Do you prefer a colorful gift sack or a brown paper lunch bag? Which is more appealing – a PBJ sandwich or a delicate-looking flower-shaped crustless chicken salad sandwich? Would you rather have store-bought cookies in their plastic packaging or homemade biscotti dipped in chocolate arranged on a silver tray?
Most of us like to see something that looks custom-made, something presented in an unusual way. The same can be said of women’s events! We mutter to ourselves when women don’t come to the events we plan. But do we really think about what to do to attract the attention of the women we want to come? Too many times, we just do the “same ole, same ole.” Then we wonder why the attendance is small, no younger women come, and the responses to our presentations are negligible.
If we want our women’s events to meet women’s needs and create interest in our groups or organizations, we need to be very intentional in our planning and execution of our plans. We must move away from the “tried and true” of women’s work. Just because it is fall, doesn’t mean that we should use fall leaves to decorate our meeting space!
So then, how can we move 180 degrees from ordinary? Here are some suggestions that might help you navigate the event waters and become more successful in involving women in missions and ministry.
Look around you for new ideas! Pay attention to advertisements in women’s magazines and the Sunday newspaper. You’ll see the new seasonal colors for clothing, new designs for paper goods, new home decor ideas, etc. Trend predictor Faith Popcorn has developed her trends business by listening to current music and reading company ads. Take what you see and read and relate it to your next women’s event. Colors, styles, decorating schemes can give your event (whether stage or tabletop displays) a fresh, new look!
Get the perspective of younger women! It might surprise you to hear what appeals to women younger than you and/or your leadership team. We have some misplaced misconceptions of what engages younger women in missions and ministry. “They only want fellowship.” “Young women are too busy to get involved in ministry projects.” “They are too busy.” “Young married women are only interested in their careers and families.” Write down two or three questions and interview several young women in and outside your group/church. Find out what interests them, what hobbies they have, what they have done in the community, and when is the best time during the week to involve them. You may be surprised by their responses! Let their answers guide you and your team in planning your next activity or event.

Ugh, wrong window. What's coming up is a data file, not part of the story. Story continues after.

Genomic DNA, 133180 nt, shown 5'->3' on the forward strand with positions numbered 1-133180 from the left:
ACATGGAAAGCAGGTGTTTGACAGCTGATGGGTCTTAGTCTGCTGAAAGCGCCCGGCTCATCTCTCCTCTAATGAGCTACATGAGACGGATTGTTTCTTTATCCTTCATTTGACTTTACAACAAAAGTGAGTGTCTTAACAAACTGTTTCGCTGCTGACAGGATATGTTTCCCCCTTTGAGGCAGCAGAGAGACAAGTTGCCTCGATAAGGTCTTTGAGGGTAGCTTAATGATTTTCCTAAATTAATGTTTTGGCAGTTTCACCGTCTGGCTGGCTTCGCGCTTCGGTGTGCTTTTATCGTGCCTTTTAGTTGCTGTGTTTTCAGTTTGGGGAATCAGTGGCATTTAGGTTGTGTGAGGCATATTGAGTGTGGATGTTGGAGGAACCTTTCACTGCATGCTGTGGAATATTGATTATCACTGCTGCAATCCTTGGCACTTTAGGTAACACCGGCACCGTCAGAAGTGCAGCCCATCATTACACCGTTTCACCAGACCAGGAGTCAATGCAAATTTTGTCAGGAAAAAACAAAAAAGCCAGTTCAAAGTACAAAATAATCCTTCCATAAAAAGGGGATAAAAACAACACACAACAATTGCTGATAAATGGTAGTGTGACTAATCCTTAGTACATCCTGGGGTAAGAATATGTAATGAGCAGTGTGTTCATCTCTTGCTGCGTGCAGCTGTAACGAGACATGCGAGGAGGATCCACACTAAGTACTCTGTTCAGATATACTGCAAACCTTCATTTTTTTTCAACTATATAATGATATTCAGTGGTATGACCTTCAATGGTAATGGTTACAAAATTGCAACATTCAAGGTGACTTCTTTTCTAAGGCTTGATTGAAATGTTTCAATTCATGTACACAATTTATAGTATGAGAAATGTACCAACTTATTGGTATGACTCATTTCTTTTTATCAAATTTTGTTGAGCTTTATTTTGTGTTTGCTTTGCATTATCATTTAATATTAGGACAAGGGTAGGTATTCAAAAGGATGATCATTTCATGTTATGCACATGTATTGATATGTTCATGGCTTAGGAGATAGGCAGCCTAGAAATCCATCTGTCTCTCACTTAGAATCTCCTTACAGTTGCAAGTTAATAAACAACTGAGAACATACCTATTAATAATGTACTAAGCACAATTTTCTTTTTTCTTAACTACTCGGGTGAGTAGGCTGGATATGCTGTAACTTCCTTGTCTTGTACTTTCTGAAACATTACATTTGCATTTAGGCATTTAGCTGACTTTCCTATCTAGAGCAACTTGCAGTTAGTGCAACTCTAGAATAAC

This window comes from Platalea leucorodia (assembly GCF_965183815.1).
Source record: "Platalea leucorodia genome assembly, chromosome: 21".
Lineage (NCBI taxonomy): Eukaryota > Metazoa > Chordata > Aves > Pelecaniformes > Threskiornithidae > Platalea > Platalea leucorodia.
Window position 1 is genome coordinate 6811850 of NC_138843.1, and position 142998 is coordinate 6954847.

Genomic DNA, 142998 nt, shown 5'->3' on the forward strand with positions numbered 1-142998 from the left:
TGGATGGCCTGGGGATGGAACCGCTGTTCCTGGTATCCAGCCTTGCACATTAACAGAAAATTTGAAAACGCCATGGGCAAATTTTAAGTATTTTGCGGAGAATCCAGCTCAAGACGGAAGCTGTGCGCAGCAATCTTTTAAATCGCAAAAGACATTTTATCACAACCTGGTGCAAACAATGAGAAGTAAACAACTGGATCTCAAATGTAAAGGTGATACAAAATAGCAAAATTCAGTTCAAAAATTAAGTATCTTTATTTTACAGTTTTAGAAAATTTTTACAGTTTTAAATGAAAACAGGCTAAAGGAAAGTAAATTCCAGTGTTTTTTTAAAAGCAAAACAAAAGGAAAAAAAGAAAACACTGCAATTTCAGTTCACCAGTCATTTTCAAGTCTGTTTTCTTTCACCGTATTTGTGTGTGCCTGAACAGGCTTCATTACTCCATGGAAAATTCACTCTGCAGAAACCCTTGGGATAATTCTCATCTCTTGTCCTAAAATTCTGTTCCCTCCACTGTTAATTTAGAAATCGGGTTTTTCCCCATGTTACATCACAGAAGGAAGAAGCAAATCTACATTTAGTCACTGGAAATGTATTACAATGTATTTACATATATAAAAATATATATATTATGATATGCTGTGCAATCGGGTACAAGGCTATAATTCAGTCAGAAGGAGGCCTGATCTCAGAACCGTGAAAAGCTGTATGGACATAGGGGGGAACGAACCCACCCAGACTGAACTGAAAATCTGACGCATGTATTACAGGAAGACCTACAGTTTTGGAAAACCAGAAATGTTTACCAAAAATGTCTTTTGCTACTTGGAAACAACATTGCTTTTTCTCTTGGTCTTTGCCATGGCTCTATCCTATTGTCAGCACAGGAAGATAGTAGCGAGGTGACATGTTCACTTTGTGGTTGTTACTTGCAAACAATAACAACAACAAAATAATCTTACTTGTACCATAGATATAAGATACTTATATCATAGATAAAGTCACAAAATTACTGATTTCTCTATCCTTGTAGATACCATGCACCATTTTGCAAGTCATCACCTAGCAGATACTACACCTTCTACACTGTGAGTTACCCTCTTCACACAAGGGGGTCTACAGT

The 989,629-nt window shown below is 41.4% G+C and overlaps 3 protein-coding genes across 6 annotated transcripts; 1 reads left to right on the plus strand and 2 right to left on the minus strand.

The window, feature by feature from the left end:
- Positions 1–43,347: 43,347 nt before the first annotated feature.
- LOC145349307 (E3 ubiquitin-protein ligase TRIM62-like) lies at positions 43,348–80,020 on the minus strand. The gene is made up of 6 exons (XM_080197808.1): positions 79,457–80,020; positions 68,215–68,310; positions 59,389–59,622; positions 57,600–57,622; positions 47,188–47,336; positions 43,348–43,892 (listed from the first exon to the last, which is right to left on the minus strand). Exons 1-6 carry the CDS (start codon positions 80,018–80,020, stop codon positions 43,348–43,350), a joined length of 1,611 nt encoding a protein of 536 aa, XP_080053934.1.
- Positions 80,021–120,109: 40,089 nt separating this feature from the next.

Customize something already in place. Your local newspaper may be a rich source of ideas you can customize for women’s work. Here’s an example: an article about a charity event might “translate” into a support event for a local ministry. Items could be donated (like for the charity event) and auctioned. Proceeds would help provide supplies for a Christian Women’s Job Corps site. It could be promoted as a “Black Tie” event, an opportunity for everyone to dress up (something not done too often in our churches). Decorations described in the newspaper article might be a springboard for ideas. Maybe you could even borrow those decorations! Don’t be afraid to ask for store promotional signs or displays or to borrow them. While your event’s purpose will be very different, the basic idea is one you can adapt to make it “on trend.”
Use time to your advantage. We have a tendency to think in “all at one time” segments. Rather than scheduling your event/activity for two or three hours, plan to present information or do a project in parts. The first session would be to give an overview of the project or basic information. If you are providing training, the first session would be giving out resources, suggesting reading and motivating participants to complete the training. The second session could be a PowerPoint presentation with time for brief discussion of information. The last session could facilitate application of the information through learning stations, hands-on ministry project or actually going together to a ministry site. As busy as women are today, a shorter time frame might make it more attractive to them. On the other hand, they may prefer to do it all at once and then move on! Customize what you want to teach to your women! But don’t limit yourself to traditional timeslots.
If you want your women’s groups and organizations to be 180 degrees from ordinary, you will have to look around you, observe and question, customize and be willing to step outside the traditional. Every woman needs to grow spiritually, needs to find God’s special place of service and become radically involved in missions. She can be challenged to do these things if you as leaders are willing to move from the ordinary to the extraordinary!
For more information, contact Eva De La Rosa, SENT Specialist, Women’s Ministries & Missions, at 559-229-9533, ext. 256 or by e-mail.